THE standard History of the Rise, Increase, and Progress of the Christian People called Quakers, by William Sewel of Amsterdam , was published in Dutch in 1717, in English in 1722, and in German in 1742. It had been preceded by a much inferior work, Gerard Croese Historia Quakeriana, printed in Latin in 1695, and in German and English in 1696, and was succeeded in 1789-1790 by John Gough History, which in the earlier period is a mere compilation. Sewel's book is a conscientious and well-written piece of work for its day, but necessarily falls far short of present needs. Of shorter histories, The Rise of the Ouakers, by T. Edmund Harvey ( 1905), The Story of Ouakerism, by Elizabeth Braithwaite Emmott ( 1908), and the article on "Friends, Society of," by A. Neave Brayshaw, in the new edition of the Encyclopedia Britannica, may be consulted with advantage.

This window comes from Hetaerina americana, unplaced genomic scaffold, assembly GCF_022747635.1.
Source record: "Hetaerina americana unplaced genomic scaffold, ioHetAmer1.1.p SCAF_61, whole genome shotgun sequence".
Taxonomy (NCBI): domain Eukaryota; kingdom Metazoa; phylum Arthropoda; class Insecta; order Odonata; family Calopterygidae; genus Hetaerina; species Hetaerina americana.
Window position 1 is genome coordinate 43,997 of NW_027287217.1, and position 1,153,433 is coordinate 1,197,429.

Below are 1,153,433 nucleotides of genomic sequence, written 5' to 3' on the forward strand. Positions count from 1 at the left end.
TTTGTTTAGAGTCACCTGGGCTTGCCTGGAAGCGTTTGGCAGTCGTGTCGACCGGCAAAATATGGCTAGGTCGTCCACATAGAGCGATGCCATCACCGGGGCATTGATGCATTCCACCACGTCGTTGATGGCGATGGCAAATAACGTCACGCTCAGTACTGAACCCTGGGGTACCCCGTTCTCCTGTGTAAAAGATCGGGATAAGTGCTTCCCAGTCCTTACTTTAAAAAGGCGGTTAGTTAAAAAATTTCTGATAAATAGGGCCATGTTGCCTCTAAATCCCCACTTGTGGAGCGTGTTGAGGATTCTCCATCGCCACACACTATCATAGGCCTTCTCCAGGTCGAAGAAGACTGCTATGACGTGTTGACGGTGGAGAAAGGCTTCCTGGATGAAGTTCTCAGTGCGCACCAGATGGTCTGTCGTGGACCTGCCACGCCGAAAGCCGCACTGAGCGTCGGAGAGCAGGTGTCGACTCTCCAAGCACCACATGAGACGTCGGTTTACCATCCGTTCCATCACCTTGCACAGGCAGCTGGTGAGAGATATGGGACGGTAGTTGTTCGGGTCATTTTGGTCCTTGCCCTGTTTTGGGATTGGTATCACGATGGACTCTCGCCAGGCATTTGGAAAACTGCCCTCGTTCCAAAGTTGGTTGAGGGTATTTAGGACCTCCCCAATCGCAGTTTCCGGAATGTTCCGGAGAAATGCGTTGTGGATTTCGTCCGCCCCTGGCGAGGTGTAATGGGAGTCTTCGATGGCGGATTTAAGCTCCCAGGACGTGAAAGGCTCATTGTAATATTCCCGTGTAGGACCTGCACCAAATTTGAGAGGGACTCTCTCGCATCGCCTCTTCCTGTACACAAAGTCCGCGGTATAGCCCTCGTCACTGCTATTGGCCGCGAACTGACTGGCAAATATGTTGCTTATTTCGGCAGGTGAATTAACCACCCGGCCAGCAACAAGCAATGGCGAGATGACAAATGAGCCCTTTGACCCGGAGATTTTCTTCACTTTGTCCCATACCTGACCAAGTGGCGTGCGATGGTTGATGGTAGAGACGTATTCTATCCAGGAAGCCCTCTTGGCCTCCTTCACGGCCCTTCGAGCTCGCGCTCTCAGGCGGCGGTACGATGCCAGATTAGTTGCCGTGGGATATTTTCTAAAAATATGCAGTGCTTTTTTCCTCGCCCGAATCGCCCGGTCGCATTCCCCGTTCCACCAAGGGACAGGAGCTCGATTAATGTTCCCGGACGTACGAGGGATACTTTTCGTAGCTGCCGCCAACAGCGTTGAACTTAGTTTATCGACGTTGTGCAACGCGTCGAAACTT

My friend the late John Wilhelm Rowntree planned a History which should adequately exhibit Quakerism as a great experiment in spiritual religion, and should be abreast of the requirements of modern research, and he was gathering materials for the work during the last year of his life. To us who knew him intimately he seemed admirably qualified for the task, alike by his acuteness of intellect and width of outlook, his clear understanding of